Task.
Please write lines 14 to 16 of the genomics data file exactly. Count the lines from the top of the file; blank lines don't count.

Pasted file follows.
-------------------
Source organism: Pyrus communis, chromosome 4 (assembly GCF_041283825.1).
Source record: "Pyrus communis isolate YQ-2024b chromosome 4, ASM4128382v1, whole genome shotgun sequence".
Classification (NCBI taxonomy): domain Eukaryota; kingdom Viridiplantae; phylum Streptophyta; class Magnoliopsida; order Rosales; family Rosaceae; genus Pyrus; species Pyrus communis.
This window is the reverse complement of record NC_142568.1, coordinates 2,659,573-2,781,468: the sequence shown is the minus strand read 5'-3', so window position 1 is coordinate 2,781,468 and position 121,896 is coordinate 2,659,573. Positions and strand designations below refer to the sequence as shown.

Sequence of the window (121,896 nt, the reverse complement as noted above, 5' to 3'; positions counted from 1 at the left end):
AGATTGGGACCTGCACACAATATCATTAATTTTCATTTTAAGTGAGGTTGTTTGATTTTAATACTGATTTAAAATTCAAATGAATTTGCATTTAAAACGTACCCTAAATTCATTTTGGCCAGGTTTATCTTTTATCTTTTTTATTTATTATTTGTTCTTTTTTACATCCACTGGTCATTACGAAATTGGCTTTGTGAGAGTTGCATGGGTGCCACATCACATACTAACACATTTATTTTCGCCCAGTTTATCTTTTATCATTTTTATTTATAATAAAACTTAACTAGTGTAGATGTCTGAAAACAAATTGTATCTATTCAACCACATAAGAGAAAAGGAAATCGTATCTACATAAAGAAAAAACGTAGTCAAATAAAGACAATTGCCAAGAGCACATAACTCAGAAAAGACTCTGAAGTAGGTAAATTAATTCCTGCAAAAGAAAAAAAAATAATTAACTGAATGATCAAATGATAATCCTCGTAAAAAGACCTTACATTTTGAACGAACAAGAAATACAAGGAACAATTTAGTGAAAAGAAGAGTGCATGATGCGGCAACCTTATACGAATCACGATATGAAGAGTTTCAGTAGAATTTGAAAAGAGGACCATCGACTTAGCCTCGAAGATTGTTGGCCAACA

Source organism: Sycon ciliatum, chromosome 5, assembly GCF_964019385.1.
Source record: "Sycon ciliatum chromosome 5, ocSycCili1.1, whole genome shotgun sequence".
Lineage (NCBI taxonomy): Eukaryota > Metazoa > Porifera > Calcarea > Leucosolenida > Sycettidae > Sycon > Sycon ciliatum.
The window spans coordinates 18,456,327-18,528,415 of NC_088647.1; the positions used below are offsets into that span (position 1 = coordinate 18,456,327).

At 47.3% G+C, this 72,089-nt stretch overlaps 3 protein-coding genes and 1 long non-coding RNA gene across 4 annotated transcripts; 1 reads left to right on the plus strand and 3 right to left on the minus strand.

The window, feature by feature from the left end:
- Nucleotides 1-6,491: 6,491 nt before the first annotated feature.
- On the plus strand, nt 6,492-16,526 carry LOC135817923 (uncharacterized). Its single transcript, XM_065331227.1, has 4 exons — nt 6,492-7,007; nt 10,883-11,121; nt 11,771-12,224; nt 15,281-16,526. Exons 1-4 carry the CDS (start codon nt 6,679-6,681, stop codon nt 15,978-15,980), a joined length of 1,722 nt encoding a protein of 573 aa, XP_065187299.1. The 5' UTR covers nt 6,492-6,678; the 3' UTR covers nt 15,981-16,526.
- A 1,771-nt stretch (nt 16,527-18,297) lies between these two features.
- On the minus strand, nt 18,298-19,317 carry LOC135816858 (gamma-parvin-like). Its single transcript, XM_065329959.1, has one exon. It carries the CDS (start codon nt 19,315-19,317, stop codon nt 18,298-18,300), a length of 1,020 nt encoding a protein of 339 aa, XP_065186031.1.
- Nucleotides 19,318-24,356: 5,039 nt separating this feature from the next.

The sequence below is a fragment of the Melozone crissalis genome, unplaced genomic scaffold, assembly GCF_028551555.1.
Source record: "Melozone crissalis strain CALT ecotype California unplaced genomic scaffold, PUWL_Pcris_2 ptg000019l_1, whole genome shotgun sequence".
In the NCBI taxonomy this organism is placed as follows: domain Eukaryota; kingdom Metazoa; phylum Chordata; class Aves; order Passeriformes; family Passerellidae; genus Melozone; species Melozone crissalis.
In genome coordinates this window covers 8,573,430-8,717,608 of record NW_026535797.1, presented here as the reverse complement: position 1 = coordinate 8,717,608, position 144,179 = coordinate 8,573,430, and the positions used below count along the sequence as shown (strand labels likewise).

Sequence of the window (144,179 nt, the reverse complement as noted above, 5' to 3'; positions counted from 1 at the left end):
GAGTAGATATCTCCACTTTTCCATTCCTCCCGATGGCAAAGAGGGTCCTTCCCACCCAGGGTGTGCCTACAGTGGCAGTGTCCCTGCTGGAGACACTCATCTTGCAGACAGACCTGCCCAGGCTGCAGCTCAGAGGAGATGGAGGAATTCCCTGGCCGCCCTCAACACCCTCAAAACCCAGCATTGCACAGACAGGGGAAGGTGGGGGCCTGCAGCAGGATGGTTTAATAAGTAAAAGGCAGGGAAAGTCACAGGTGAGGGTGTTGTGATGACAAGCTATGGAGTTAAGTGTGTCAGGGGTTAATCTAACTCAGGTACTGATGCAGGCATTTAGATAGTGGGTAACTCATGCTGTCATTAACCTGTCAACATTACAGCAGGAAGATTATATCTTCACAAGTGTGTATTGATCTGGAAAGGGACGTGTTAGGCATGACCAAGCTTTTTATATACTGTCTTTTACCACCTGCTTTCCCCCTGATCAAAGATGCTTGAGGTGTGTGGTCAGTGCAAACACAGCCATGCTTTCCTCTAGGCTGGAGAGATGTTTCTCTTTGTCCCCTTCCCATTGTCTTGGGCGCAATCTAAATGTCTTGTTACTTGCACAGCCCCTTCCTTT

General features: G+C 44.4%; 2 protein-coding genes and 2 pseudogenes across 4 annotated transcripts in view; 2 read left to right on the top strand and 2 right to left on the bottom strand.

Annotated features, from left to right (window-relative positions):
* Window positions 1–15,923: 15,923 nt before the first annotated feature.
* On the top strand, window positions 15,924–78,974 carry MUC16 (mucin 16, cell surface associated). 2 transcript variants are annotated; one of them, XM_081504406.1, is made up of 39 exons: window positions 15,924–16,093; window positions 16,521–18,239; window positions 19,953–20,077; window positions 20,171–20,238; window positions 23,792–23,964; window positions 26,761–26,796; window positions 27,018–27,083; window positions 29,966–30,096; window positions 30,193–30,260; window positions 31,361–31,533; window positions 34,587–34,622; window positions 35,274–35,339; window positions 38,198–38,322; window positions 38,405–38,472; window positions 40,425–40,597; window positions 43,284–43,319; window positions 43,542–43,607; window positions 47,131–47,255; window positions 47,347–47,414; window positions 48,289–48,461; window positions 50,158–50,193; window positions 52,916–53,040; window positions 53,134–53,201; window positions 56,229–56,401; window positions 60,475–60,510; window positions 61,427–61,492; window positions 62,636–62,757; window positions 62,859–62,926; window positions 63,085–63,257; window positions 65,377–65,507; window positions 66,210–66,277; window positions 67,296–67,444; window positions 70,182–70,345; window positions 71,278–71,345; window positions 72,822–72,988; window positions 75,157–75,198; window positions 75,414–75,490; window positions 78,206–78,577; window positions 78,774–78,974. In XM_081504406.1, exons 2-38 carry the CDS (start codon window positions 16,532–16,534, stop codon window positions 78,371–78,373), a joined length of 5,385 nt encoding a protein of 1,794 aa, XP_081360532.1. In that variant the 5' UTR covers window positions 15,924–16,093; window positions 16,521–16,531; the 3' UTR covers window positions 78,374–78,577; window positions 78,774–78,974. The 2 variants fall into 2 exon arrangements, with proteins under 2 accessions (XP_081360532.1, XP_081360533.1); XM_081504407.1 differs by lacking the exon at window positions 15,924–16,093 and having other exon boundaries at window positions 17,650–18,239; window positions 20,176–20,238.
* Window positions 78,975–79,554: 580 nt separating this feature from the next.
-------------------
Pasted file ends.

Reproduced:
- On the plus strand, nt 6,492-16,526 carry LOC135817923 (uncharacterized). Its single transcript, XM_065331227.1, has 4 exons — nt 6,492-7,007; nt 10,883-11,121; nt 11,771-12,224; nt 15,281-16,526. Exons 1-4 carry the CDS (start codon nt 6,679-6,681, stop codon nt 15,978-15,980), a joined length of 1,722 nt encoding a protein of 573 aa, XP_065187299.1. The 5' UTR covers nt 6,492-6,678; the 3' UTR covers nt 15,981-16,526.
- A 1,771-nt stretch (nt 16,527-18,297) lies between these two features.
- On the minus strand, nt 18,298-19,317 carry LOC135816858 (gamma-parvin-like). Its single transcript, XM_065329959.1, has one exon. It carries the CDS (start codon nt 19,315-19,317, stop codon nt 18,298-18,300), a length of 1,020 nt encoding a protein of 339 aa, XP_065186031.1.